Mieke Bal & Michelle Williams Gamaker
International conference “The Politics of Boredom”,
ASCA/NICA, 19-25 September 2018
“Thresholds in Literature and the Arts”
Universidade de Lisboa, 4-8 June 2018
School of Arts and Humanities
International conference Critical Heritage Studies and the Future of Europe
January 17-19, 2018
American Comparative Literature Association
6-8 July 2017
Arts Technology Research Lab
7 - 10 April 2016
Prague, Czech Republic
20 February 2015 - 24 May 2015
This five-screen installation puts forward different contexts of precarity in today’s global society. Everything, from health to relationships to labour rights and human rights as well as economic survival is precarious. We attempt to bind these areas together in their audio-visibility.
Based on Flaubert’s prophetic novel Madame Bovary from 1856, our five screens show the precariousness of an adult life beginning; the world that seduces her into risking what she has and craving for what she doesn’t; and when, grasping at last straws, she takes more and more dangerous turns, and thus, inevitably, she ends in misery, both economically, psychically, and physically.
Meanwhile, from the edge of the space where her life plays out on four screens, we see how this is not an individual ill nor a blameable transgression but something towards which she has been pushed all along by her surroundings. Especially the meddling pharmacist Homais represents the probing of the curious and the rejoicing in Emma’s misfortune and downfall, as we see in Probing and Meddling.
In Shaping and Moulding the young woman is being educated in and outside school, and educating herself with activities inspired by her cultural environment. In Seduction she is lured into adventures that promise her a more fulfilling life, but instead, give her heartbreak and unsolvable debts. Nothing is what it seems. Last Straw presents her ultimate, desperate attempts to happiness, but only confronts her with the impossibility of achieving it in the social passivity she has been raised to cultivate. Hence, in Endings we witness the inevitable denouements such striving and failures entail: financial ruin, divorce, mental breakdown, death.
So far, this small installation has been exhibited three times. In the National Gallery in Prague, it had a floor of its own, in a beautiful group show The Importance of (Being) a Moving Image, rated by Adam Budak and Jen kratochvil, February 20 - May 24, 2015. For this, see under group exhibitions: The Importance of Being a (Moving) Image, Prague. In Utrecht, for just one day, it was shown as an accompaniment of my keynote lecture in the conference Re-Interpretation: A Conversation on Power Structures” Utrecht, 5 February 2016. In Dublin, at Deleuze and Art, Trinity College, Dublin, it was installed 6-10 April 2016.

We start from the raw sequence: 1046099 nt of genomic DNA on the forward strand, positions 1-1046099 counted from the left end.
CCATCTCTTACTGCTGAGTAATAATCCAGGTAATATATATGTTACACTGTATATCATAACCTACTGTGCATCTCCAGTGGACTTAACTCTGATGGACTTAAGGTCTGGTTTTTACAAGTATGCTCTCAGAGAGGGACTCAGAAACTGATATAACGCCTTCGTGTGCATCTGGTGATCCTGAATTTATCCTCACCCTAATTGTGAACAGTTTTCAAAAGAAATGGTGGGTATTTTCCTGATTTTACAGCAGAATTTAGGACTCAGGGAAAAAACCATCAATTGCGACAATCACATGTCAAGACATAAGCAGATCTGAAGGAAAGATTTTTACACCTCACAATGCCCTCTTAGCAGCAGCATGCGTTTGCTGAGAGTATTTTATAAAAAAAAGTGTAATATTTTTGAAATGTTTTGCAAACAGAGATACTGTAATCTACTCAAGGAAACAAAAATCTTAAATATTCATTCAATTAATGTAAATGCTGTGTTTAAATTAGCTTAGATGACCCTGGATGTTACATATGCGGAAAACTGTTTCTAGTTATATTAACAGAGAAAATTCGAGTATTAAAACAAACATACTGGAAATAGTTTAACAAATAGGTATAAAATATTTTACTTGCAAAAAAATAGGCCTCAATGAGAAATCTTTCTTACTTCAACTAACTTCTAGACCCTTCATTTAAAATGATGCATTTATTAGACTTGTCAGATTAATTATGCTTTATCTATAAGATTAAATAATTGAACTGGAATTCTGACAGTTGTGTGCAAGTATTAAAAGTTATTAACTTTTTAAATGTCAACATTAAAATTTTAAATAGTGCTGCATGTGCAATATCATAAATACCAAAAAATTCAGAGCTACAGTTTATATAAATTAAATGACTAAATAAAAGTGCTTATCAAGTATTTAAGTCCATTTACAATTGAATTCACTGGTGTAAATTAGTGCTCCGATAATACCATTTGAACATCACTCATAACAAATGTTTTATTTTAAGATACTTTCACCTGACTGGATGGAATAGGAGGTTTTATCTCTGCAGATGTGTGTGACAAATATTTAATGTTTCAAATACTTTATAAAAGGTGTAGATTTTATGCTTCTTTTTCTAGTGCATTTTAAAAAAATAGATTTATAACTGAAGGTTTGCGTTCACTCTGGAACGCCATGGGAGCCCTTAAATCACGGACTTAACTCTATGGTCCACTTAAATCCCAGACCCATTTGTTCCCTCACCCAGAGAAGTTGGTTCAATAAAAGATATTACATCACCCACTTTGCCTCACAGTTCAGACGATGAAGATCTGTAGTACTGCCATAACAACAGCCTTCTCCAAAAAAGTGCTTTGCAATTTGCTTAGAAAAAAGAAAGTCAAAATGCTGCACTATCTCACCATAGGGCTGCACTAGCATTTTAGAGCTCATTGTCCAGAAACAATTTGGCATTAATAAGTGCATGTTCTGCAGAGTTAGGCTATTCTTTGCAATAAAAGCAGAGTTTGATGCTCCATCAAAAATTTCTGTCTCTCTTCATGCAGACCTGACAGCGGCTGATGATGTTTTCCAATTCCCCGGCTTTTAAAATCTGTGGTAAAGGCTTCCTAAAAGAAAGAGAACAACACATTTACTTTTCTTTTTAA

For the Dublin version see Precarity in Deleuze and Art
A very reduced account of the the Humanities Student Conference in Utrecht, “Re-Interpretation: a Conversation on Power Structures” is here.
A fragment of the poster for the installation in Utrecht
In Lisbon, our installation drew a lot of public from non-university corners. Later, I discovered the reason for this. During the exhibition, the people ofLisbon were protesting against precarity in their own lives and jobs.
The new season opens on the Politics of Boredom, organized by Aylin Kuryel. Her Turkish background is no stranger to the topic of precarity.
Prague, from the scene Seduction
Dublin, where the scene Seduction was projected on a large screen, the other ones smaller
Utrecht, ACLA, one large space with the five scenes and photographs
a closer look at one screen
Amsterdam, Heritage Studies
It has been a busy season for Precarity. Too many installations to document them all. Most were in the context of a conference. This yielded exactly the kind of interest called “artistic research” that I am intensely invested in these days. This interest, which began in 2002 when I started to make films, has now reached a more “official” turn. I am applying for a grant together with Norwegian artist Jeannette Christensen to develop this turn in more depth. While Jeannette takes her starting point in the history of painting (Johannes Vermeer) I keep returning to literary classics. After Flaubert, with his early insight in “emotional capitalism”, I am now examining how to audio-visualize the traumatic structure of Cervantes’ Don Quixote. Whether or not we win this lottery, the process of thinking together about it has been productive already. For more on this project, see Film Projects. I hope to find the opportunity to begin filming in late April 2019, until the end of next Summer.